John loved his job as an educator and still remembers the mixed emotions he felt on the day of his retirement. He is now the National Chairperson of the FÁS/SIPTU Retired Staff Association of Ireland as well as being chairperson of the Cork branch. These groups meet regularly to support each other and to keep in contact.
John Murphy is now known as a very influential trainer and member of Fermoy Rowing Club and was influential in the development of the new clubhouse which is a wonderful facility for all club members.
The love for rowing started for John in his teenage years when he went down to the river one day with his neighbour, Florrie Bourke. Around 1956, John joined the club and started training under Dr Walter McGuire, better known as ‘The Doc’, and from that day on, he was hooked on the sport of rowing.
“I won a lot of races at novice, junior and senior level and I got the chance to row for Munster in the Interprovincial championships. Later in life, I was honoured to be Vice President of the Irish Amateur Rowing Union, now known as Rowing Ireland,” said John, who is now an honorary life vice president of Fermoy Rowing Club and on the Board of Trustees.
“All my own children were very involved and rowed for Fermoy. My grandson Niall and grandaughters Eimear and Kate, are carrying on the tradition, with Niall and Kate rowing for Shannon Rowing Club in Limerick and Eimear with Fermoy. Our own son Sean is with the Shannon Masters and is also a coach and the vice captain of Shannon Rowing Club.”
Despite growing up in a strong Fianna Fail household, John had never considered political life until one night, the late Matt Flood, a well known Fianna Fail man, knocked on the door of John’s house and asked him to run for local election in 1979.
John agreed and next thing he knew, he had been elected to the town council where he served for the next 30 years.
He served three times as the chairperson of the town council and was elected as Mayor of Fermoy on one occasion.
During his time in office he set the ball rolling on a lot of projects including ‘Fermoy Becoming A Tidier Town’ – now known as Fermoy Tidy Towns Committee. He was also a founding member of the Joint Policing Committee in the area to keep crime to a minimum and was also involved in the twinning of Fermoy with Ploemeur in France.
For many years John was witness to the devastating aftermath of the floods in Fermoy where houses, businesses and organisations, including Fermoy Rowing Club, were badly damaged by the flood waters. As a result, John and some of his fellow councillors made strong representations to various Ministers to secure a flood relief scheme in Fermoy.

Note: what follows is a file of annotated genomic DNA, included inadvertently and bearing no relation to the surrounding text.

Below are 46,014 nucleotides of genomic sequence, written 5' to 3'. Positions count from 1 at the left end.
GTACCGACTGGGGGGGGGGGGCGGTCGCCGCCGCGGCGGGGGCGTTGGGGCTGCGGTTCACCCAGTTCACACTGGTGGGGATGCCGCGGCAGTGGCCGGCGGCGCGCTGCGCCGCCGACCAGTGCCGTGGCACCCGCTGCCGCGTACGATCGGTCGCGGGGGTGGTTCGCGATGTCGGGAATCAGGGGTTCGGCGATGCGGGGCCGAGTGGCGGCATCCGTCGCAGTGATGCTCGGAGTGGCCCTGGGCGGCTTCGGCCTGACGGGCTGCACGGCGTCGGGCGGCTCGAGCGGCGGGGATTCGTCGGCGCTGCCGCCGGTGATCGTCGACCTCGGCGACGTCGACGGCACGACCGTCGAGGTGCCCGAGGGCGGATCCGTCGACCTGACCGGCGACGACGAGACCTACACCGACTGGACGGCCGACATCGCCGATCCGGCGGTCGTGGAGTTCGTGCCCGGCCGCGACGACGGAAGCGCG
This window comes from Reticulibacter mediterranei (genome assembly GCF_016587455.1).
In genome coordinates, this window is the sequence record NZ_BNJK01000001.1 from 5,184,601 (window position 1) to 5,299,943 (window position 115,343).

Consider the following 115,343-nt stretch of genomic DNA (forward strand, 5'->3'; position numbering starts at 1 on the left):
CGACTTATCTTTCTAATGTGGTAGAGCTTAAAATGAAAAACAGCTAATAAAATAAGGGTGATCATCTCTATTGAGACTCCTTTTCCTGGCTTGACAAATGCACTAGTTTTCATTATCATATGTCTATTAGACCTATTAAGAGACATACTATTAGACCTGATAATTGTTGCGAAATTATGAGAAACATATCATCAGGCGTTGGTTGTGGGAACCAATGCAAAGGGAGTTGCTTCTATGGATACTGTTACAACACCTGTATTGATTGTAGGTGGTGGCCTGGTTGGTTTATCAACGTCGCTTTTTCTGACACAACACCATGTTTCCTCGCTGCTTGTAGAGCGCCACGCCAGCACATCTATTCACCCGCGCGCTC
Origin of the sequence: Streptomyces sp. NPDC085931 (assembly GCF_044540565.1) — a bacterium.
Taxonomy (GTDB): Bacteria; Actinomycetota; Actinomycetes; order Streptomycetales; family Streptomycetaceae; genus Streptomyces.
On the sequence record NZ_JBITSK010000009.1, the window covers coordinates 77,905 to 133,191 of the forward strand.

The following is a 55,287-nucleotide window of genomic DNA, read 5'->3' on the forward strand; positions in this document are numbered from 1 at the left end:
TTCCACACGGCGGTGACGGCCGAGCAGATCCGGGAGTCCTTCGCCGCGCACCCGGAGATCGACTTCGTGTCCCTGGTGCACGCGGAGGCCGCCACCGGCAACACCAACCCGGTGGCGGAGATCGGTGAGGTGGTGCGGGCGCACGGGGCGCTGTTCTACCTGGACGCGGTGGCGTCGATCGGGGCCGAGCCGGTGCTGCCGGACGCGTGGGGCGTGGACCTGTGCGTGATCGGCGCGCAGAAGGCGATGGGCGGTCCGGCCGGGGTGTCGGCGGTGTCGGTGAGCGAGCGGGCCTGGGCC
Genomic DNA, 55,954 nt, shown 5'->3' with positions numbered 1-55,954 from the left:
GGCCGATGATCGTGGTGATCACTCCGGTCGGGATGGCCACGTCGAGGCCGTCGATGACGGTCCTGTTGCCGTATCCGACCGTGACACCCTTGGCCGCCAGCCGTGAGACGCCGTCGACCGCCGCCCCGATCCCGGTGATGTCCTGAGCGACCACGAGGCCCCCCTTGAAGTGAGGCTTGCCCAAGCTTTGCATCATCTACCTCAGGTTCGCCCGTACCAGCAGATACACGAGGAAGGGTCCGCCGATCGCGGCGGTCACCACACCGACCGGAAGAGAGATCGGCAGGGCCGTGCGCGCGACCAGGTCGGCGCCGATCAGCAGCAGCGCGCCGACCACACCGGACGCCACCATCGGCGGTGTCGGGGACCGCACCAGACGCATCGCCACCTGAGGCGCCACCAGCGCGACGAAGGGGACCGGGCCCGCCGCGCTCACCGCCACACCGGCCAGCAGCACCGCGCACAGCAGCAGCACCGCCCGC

After many years of campaigning, John is proud to see the successful outcome of the scheme and how Fermoy has been positively enhanced by it.
Although John has been a busy man all his life, he always made time for fun and recreation. A keen ballroom dancer, John spent many a night in the local dancehalls and has especially fond memories of the local Palace Ballroom.
“Whenever I visit the Fermoy Community Youth Centre now, I have a look into the ballroom and memories of the wonderful fun times we had come flooding back. Happy days!”
John also recalls great ‘scamping’ in the Royal/Ormonde cinema “and the late Sean Hull with the flashlamp keeping law and order”.
Although now retired, John feels that it is essential to keep an active mind and body for overall wellbeing. John is a supporter of many sporting organisations in Fermoy as well as being a loyal follower of the Cork GAA teams and travels to all of their matches. He especially enjoys the pre-match craic in the Red Parrott near Croke Park with other supporters from Fermoy.
“I love walking and I go to all the Cork GAA matches and rowing regattas. I even travelled to the World Rowing Championships in Windsor recently as well as the Rhein Marathon in Dusseldorf,” said John.
One of John’s favourite walks is the wonderful amenity at St Colman’s College pitch on Cork Road in Fermoy.
As a founding member of Fermoy Mens Club he enjoys the outings and discussions and he also loves to visit Glencairn Abbey where he goes to midday prayer to switch off from the world.
He also takes a monthly trip to the English Market in Cork for a feed of tripe and drisheen in the Farmgate restaurant.
“I’ve made some wonderful friends throughout the years and overall my family and I are all doing well. Long may it last,” concluded John.